Israel had not rested on its laurels after the Six-Day War. It doubled its warplanes and tanks by 1973, but victory had made it careless. “We’re fighting Arabs, not Germans,” as one general said when asked about Israel’s war plans. The bunkers of the so-called Bar-Lev Line along the Suez Canal had originally been intended only to provide shelter from artillery fire during the War of Attrition. However, it evolved into a defense line even though it was too thin and ill-suited to serve as one. Ariel Sharon was among the generals who warned that it would prove a death trap for its garrison and for any units that tried to reach it if the Egyptian army staged a major crossing before Israel had mobilized its reserves. The huge number of Israeli tanks knocked out on Yom Kippur were indeed lost trying to relieve the garrison.

Israel’s air force had warned that it would need two or three days at the start of war to attack anti-aircraft batteries. During this period they would be unable to provide ground support for the army. The small standing army along the borders could not hope to block an all-out Arab offensive without air assistance or unless the reserves — two-thirds of Israel’s army — were mobilized first. Mobilization depended on a warning from military intelligence. This failed to come. Thus it was that the Arab onslaught on Yom Kippur was met by 19- and 20-year-old conscript soldiers and their officers facing odds of 8:1 or higher.

On the Golan Heights, the Syrians broke through the first night and at some points reached the edge of the plateau overlooking the Galilee. In Sinai, the Bar-Lev Line fell. Defense Minister Moshe Dayan, Israel’s military icon, warned colleagues of Israel’s possible destruction. So shocking was the surprise attack and the efficiency shown by the Arabs that senior commanders could not think clearly.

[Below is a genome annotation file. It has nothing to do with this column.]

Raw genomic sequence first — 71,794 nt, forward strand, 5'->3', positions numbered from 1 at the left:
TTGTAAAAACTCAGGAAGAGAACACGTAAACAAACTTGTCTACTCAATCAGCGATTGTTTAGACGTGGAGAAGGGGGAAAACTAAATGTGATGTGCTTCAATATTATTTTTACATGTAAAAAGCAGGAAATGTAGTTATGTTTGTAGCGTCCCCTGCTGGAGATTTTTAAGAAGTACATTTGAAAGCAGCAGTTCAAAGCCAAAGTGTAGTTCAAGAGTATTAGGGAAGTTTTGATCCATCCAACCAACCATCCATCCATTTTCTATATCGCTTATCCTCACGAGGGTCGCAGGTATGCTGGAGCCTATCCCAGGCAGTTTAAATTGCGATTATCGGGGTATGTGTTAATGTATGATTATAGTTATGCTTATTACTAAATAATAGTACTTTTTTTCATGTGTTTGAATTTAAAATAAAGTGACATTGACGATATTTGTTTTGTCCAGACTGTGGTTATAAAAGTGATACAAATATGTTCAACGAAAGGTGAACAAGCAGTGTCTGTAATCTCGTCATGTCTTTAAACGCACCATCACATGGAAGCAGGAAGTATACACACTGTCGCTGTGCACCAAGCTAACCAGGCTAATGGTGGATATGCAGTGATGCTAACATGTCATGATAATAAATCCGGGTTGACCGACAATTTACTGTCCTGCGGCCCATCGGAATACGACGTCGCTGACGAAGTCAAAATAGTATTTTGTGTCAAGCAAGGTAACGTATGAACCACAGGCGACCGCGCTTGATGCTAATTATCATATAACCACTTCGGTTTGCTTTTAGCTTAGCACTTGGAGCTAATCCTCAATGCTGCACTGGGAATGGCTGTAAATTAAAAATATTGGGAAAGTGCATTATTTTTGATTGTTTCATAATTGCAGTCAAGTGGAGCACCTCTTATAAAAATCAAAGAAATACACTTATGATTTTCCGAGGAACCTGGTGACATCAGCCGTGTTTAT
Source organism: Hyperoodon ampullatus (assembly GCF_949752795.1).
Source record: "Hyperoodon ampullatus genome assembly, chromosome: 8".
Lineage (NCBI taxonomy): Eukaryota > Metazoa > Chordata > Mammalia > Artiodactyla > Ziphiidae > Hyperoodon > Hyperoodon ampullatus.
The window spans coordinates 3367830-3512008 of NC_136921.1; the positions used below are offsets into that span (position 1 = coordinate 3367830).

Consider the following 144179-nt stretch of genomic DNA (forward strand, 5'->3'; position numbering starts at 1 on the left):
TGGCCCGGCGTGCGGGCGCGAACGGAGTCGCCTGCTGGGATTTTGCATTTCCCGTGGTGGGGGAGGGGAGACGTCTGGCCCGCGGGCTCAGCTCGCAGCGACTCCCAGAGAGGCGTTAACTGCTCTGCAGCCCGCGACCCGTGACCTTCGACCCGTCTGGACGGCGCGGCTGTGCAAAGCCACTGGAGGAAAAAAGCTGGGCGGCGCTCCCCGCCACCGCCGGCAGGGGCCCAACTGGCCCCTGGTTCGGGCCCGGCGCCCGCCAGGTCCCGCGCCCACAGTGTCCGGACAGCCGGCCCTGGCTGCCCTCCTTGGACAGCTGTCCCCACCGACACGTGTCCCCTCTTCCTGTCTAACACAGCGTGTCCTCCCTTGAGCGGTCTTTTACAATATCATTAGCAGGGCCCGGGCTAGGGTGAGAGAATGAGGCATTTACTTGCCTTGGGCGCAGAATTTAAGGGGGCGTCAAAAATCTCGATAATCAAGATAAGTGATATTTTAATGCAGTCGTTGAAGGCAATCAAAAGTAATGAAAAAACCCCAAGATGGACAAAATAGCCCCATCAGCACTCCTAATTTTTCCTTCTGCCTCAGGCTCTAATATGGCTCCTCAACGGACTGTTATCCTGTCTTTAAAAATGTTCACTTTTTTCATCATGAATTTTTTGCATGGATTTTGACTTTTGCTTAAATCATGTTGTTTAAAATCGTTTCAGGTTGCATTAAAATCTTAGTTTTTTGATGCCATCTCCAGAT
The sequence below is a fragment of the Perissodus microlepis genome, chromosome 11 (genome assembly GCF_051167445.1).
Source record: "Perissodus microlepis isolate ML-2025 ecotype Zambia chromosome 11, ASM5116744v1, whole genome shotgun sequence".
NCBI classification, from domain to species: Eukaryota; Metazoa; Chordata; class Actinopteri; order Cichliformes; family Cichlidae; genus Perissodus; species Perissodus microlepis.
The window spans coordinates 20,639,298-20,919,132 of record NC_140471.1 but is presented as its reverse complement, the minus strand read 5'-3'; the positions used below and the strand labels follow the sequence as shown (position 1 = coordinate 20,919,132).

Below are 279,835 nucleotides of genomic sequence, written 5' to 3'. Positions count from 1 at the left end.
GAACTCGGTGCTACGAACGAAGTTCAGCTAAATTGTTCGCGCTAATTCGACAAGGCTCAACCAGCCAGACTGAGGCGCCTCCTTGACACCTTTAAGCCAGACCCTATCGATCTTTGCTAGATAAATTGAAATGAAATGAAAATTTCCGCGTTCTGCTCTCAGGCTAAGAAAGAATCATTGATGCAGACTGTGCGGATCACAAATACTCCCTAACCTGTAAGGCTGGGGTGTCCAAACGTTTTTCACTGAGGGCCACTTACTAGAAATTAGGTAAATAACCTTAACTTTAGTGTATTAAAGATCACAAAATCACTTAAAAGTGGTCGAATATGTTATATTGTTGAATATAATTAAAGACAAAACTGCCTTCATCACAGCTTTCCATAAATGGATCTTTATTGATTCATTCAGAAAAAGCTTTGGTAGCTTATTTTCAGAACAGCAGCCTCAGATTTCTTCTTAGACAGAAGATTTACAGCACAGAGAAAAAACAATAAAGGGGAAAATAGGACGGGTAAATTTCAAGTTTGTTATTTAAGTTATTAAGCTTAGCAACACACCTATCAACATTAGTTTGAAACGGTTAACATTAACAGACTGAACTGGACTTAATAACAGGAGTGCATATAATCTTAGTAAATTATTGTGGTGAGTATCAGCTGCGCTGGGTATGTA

“You break into a cold sweat and your mind freezes up,” a deputy division commander — a veteran warhorse — would recall. “You have difficulty getting into gear, and you react by executing the plans you’ve already prepared.” These plans proved disastrous in the new circumstances.

Within days the shock passed and the battered Israeli forces found their feet. The recovery of the Israeli army in the Yom Kippur War deserves a place in military annals as an achievement far greater than the glittering victory of the Six-Day War. It is a story of raw courage, professionalism and improvisation.

The war ended with the IDF on the roads to Cairo and Damascus. Only the intervention of two Iraqi armored divisions prevented the depleted Israeli forces on the Golan from reaching the Syrian capital. Cease-fire talks on the Egyptian front, for which U.S. Secretary of State Henry Kissinger opened the way, would lead six years later to the first peace treaty between Israel and an Arab country. Egypt had recovered its pride in the first half of the war. Israel had recovered its deterrence in the second half.

The price for Israel in 19 days of fighting was 2,600 fatalities — three times as many men per capita as the losses suffered by the United States in a decade of fighting in Vietnam.


Abraham Rabinovich is the author of “The Yom Kippur War: The Epic Encounter That Transformed the Middle East” (Schocken, 2005).